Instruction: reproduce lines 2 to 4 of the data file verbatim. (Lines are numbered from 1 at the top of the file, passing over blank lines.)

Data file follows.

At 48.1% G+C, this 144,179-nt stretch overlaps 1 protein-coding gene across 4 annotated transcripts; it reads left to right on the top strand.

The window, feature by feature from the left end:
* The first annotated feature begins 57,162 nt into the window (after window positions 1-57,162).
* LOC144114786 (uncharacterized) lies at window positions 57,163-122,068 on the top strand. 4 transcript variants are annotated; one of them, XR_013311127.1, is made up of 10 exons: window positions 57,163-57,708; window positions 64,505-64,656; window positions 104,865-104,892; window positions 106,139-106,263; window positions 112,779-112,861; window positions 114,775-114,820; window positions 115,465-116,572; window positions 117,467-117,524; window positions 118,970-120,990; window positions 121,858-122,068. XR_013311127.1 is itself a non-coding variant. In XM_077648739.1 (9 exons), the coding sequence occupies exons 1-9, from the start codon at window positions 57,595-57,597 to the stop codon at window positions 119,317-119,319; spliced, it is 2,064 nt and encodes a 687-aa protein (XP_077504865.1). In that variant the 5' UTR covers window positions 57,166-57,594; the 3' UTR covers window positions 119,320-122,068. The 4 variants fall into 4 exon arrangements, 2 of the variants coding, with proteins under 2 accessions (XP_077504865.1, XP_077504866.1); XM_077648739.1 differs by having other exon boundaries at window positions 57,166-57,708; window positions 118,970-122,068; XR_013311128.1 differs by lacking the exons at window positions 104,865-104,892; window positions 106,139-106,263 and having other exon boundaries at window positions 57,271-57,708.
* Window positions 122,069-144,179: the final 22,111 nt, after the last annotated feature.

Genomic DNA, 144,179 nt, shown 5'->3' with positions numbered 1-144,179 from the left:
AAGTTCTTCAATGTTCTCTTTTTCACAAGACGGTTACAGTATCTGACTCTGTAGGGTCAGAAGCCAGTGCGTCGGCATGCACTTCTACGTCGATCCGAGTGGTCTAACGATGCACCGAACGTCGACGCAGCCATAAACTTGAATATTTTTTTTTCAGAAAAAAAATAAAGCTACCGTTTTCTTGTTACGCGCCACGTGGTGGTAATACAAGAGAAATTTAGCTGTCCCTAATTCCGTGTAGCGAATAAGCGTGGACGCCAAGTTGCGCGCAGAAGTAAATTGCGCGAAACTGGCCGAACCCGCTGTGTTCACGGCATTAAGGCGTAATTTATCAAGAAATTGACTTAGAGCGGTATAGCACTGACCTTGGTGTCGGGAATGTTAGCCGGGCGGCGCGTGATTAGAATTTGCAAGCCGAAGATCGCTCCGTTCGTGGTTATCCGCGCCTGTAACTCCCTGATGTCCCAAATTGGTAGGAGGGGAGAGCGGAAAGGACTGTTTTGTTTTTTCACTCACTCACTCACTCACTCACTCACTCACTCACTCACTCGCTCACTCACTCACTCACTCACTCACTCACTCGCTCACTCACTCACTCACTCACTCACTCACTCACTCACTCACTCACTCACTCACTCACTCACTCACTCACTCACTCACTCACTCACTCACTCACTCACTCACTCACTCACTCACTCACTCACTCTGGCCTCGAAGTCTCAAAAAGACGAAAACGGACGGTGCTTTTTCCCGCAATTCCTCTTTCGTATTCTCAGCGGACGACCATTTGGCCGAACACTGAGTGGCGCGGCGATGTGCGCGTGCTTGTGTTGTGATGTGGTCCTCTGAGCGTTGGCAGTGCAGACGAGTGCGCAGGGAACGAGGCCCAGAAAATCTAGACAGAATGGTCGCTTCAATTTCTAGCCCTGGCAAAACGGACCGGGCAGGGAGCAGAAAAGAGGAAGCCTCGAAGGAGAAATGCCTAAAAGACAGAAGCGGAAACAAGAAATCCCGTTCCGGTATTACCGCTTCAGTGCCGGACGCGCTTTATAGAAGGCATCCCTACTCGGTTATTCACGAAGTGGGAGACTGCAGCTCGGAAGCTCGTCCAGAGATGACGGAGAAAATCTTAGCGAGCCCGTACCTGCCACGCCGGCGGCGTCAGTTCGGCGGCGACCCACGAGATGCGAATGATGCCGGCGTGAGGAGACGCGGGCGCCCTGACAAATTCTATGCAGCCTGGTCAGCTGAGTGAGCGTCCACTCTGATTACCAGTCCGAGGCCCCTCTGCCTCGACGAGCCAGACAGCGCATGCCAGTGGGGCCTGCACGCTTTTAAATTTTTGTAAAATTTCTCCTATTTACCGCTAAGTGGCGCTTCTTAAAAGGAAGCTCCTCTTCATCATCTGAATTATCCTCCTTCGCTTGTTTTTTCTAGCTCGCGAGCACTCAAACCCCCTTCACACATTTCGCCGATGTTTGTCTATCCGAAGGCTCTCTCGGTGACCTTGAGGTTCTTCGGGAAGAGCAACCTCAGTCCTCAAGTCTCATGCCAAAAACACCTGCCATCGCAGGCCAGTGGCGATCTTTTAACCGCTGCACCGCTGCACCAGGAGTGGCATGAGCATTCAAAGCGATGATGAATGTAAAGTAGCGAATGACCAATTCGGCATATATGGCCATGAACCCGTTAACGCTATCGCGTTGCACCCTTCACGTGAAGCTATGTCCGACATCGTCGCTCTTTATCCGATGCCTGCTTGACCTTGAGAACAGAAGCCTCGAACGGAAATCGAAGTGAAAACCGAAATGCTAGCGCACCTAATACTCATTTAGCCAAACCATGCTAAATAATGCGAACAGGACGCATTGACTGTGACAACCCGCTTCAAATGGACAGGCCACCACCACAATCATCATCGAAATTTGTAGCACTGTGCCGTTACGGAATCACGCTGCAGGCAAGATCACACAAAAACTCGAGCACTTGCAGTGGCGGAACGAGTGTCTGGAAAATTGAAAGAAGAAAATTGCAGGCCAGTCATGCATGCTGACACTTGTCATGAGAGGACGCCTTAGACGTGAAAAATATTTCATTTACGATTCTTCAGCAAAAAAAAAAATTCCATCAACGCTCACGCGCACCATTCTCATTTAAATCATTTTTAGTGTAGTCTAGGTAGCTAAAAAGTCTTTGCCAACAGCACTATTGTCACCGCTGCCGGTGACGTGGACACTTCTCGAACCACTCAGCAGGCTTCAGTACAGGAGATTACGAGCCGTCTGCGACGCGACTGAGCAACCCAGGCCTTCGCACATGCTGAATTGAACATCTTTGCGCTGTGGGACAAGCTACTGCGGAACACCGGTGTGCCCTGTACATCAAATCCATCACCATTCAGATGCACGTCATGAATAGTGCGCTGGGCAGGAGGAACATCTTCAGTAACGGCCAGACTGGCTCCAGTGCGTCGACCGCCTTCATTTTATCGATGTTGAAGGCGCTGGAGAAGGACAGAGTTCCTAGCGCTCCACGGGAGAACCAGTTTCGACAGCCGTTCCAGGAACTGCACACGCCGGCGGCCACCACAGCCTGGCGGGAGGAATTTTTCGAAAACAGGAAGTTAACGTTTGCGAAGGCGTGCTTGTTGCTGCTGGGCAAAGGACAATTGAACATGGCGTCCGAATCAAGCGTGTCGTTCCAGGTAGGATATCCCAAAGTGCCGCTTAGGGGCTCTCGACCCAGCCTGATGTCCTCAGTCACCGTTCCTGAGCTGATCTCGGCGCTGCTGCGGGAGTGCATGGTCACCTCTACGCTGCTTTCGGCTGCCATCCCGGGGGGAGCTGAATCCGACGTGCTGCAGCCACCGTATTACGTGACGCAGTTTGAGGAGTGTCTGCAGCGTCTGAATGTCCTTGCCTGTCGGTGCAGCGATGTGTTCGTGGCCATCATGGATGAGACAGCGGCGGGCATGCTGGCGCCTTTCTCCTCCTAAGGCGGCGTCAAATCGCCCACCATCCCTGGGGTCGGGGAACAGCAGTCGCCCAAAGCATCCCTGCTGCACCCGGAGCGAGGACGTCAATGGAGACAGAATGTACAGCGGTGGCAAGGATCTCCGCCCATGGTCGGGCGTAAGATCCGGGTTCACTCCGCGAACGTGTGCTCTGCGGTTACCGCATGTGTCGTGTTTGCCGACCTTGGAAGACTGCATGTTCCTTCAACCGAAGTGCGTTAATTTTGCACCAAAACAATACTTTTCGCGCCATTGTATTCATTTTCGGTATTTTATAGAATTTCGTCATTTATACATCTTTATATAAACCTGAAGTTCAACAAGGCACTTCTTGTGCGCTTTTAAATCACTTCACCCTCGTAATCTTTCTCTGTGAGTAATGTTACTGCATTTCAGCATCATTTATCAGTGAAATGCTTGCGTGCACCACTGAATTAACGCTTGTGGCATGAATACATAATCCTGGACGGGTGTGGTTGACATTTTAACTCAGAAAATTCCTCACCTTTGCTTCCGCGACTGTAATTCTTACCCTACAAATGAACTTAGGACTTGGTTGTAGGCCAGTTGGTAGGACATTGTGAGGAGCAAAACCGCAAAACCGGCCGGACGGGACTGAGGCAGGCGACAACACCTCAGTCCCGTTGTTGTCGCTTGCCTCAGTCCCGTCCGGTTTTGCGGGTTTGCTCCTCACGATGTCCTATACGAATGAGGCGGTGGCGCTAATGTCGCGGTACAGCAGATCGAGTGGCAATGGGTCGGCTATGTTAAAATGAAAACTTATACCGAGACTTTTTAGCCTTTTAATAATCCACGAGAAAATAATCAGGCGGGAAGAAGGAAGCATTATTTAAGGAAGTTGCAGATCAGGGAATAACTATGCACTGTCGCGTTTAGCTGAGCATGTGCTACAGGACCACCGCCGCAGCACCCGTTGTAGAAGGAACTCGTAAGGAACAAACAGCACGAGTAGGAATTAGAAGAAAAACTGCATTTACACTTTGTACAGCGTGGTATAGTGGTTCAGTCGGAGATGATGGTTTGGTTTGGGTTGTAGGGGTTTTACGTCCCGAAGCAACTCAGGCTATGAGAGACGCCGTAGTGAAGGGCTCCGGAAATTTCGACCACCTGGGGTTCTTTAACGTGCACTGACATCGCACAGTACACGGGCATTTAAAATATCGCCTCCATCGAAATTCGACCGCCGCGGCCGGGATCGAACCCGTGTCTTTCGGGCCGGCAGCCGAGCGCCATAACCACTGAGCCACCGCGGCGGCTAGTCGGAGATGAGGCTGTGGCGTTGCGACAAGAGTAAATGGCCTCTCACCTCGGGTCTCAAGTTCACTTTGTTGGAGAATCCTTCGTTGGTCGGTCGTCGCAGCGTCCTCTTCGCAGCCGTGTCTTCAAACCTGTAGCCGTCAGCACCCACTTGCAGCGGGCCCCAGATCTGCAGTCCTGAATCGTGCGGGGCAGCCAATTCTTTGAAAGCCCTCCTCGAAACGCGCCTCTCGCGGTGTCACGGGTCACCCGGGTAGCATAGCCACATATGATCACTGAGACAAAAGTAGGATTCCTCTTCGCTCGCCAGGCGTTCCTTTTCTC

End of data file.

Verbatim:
The window, feature by feature from the left end:
* The first annotated feature begins 57,162 nt into the window (after window positions 1-57,162).
* LOC144114786 (uncharacterized) lies at window positions 57,163-122,068 on the top strand. 4 transcript variants are annotated; one of them, XR_013311127.1, is made up of 10 exons: window positions 57,163-57,708; window positions 64,505-64,656; window positions 104,865-104,892; window positions 106,139-106,263; window positions 112,779-112,861; window positions 114,775-114,820; window positions 115,465-116,572; window positions 117,467-117,524; window positions 118,970-120,990; window positions 121,858-122,068. XR_013311127.1 is itself a non-coding variant. In XM_077648739.1 (9 exons), the coding sequence occupies exons 1-9, from the start codon at window positions 57,595-57,597 to the stop codon at window positions 119,317-119,319; spliced, it is 2,064 nt and encodes a 687-aa protein (XP_077504865.1). In that variant the 5' UTR covers window positions 57,166-57,594; the 3' UTR covers window positions 119,320-122,068. The 4 variants fall into 4 exon arrangements, 2 of the variants coding, with proteins under 2 accessions (XP_077504865.1, XP_077504866.1); XM_077648739.1 differs by having other exon boundaries at window positions 57,166-57,708; window positions 118,970-122,068; XR_013311128.1 differs by lacking the exons at window positions 104,865-104,892; window positions 106,139-106,263 and having other exon boundaries at window positions 57,271-57,708.